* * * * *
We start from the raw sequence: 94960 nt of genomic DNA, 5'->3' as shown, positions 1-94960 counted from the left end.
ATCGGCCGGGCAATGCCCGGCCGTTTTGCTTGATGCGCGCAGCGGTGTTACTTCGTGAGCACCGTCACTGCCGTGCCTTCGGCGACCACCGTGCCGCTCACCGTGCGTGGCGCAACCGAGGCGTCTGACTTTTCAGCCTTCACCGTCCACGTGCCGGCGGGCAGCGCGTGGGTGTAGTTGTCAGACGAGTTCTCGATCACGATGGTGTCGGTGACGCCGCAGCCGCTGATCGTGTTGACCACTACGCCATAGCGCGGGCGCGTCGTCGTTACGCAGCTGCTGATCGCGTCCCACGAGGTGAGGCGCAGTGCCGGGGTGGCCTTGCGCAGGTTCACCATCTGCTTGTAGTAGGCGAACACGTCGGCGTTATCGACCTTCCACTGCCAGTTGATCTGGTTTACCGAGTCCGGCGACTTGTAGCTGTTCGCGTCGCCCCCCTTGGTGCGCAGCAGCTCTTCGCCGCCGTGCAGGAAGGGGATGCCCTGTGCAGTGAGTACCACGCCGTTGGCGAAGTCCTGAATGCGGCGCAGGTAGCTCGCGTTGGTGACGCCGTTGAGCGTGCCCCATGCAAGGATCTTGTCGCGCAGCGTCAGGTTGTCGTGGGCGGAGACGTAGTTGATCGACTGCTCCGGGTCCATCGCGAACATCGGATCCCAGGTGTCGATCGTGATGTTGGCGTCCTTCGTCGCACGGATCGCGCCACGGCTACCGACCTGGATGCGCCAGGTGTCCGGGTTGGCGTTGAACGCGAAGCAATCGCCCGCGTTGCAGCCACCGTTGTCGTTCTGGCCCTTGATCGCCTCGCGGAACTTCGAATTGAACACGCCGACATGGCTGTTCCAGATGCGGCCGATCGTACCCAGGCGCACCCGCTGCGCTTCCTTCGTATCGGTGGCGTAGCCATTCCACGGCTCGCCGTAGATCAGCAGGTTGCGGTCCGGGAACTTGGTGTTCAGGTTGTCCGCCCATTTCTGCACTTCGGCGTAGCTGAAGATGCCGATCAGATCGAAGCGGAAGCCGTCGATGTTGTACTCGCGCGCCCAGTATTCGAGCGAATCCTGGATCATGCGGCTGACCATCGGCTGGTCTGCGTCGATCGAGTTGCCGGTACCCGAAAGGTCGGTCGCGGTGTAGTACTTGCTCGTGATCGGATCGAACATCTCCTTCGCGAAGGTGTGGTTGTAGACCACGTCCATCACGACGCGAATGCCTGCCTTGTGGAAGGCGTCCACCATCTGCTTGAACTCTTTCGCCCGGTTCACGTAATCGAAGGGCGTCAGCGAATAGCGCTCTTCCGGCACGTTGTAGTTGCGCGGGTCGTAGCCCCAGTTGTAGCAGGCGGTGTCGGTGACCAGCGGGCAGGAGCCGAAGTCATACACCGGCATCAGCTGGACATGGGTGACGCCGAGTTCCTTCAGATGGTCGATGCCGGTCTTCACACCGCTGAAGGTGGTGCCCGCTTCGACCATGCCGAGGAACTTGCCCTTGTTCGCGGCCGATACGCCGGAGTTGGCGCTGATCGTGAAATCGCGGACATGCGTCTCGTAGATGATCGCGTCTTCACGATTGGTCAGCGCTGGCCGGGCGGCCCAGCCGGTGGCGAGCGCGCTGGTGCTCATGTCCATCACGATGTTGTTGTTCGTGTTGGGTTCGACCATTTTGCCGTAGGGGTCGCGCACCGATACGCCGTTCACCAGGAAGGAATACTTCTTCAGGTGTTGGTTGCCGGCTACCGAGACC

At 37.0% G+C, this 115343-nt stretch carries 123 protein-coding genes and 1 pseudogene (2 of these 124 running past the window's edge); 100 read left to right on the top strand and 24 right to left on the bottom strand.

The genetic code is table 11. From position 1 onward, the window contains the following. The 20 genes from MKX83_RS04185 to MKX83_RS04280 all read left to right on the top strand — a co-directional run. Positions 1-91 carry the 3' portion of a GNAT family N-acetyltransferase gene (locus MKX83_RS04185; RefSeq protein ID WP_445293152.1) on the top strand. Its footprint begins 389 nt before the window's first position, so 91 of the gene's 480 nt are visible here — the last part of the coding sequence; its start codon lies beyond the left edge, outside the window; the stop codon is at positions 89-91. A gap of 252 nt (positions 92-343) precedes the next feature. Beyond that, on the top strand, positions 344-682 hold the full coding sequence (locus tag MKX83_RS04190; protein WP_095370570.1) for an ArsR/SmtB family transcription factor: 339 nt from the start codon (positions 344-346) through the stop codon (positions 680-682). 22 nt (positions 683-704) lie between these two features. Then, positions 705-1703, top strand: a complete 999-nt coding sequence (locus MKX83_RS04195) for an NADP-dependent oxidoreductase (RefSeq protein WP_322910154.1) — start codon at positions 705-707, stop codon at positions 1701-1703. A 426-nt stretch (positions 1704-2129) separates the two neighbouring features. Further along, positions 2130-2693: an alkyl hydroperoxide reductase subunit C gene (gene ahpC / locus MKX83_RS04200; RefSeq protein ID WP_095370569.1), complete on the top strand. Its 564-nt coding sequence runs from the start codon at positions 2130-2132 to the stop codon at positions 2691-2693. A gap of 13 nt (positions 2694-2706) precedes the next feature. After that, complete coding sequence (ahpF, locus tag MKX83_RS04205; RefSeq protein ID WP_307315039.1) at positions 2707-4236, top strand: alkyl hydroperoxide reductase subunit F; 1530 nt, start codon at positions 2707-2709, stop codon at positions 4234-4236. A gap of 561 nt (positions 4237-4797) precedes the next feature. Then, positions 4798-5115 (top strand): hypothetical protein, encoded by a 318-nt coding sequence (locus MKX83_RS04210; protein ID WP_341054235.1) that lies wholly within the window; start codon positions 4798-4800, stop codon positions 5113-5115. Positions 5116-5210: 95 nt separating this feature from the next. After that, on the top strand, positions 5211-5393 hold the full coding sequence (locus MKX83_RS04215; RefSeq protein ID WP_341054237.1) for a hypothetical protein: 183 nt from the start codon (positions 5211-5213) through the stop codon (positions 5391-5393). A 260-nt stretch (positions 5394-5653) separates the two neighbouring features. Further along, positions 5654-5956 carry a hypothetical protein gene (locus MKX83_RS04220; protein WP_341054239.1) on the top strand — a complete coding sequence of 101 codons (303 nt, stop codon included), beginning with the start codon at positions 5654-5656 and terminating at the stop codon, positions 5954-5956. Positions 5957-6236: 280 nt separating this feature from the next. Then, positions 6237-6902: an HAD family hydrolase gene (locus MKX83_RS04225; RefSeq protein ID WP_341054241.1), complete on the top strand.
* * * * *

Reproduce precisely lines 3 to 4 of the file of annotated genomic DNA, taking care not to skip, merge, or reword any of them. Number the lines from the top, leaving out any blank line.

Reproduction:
At 37.0% G+C, this 115343-nt stretch carries 123 protein-coding genes and 1 pseudogene (2 of these 124 running past the window's edge); 100 read left to right on the top strand and 24 right to left on the bottom strand.

The genetic code is table 11. From position 1 onward, the window contains the following. The 20 genes from MKX83_RS04185 to MKX83_RS04280 all read left to right on the top strand — a co-directional run. Positions 1-91 carry the 3' portion of a GNAT family N-acetyltransferase gene (locus MKX83_RS04185; RefSeq protein ID WP_445293152.1) on the top strand. Its footprint begins 389 nt before the window's first position, so 91 of the gene's 480 nt are visible here — the last part of the coding sequence; its start codon lies beyond the left edge, outside the window; the stop codon is at positions 89-91. A gap of 252 nt (positions 92-343) precedes the next feature. Beyond that, on the top strand, positions 344-682 hold the full coding sequence (locus tag MKX83_RS04190; protein WP_095370570.1) for an ArsR/SmtB family transcription factor: 339 nt from the start codon (positions 344-346) through the stop codon (positions 680-682). 22 nt (positions 683-704) lie between these two features. Then, positions 705-1703, top strand: a complete 999-nt coding sequence (locus MKX83_RS04195) for an NADP-dependent oxidoreductase (RefSeq protein WP_322910154.1) — start codon at positions 705-707, stop codon at positions 1701-1703. A 426-nt stretch (positions 1704-2129) separates the two neighbouring features. Further along, positions 2130-2693: an alkyl hydroperoxide reductase subunit C gene (gene ahpC / locus MKX83_RS04200; RefSeq protein ID WP_095370569.1), complete on the top strand. Its 564-nt coding sequence runs from the start codon at positions 2130-2132 to the stop codon at positions 2691-2693. A gap of 13 nt (positions 2694-2706) precedes the next feature. After that, complete coding sequence (ahpF, locus tag MKX83_RS04205; RefSeq protein ID WP_307315039.1) at positions 2707-4236, top strand: alkyl hydroperoxide reductase subunit F; 1530 nt, start codon at positions 2707-2709, stop codon at positions 4234-4236. A gap of 561 nt (positions 4237-4797) precedes the next feature. Then, positions 4798-5115 (top strand): hypothetical protein, encoded by a 318-nt coding sequence (locus MKX83_RS04210; protein ID WP_341054235.1) that lies wholly within the window; start codon positions 4798-4800, stop codon positions 5113-5115. Positions 5116-5210: 95 nt separating this feature from the next. After that, on the top strand, positions 5211-5393 hold the full coding sequence (locus MKX83_RS04215; RefSeq protein ID WP_341054237.1) for a hypothetical protein: 183 nt from the start codon (positions 5211-5213) through the stop codon (positions 5391-5393). A 260-nt stretch (positions 5394-5653) separates the two neighbouring features. Further along, positions 5654-5956 carry a hypothetical protein gene (locus MKX83_RS04220; protein WP_341054239.1) on the top strand — a complete coding sequence of 101 codons (303 nt, stop codon included), beginning with the start codon at positions 5654-5656 and terminating at the stop codon, positions 5954-5956. Positions 5957-6236: 280 nt separating this feature from the next. Then, positions 6237-6902: an HAD family hydrolase gene (locus MKX83_RS04225; RefSeq protein ID WP_341054241.1), complete on the top strand.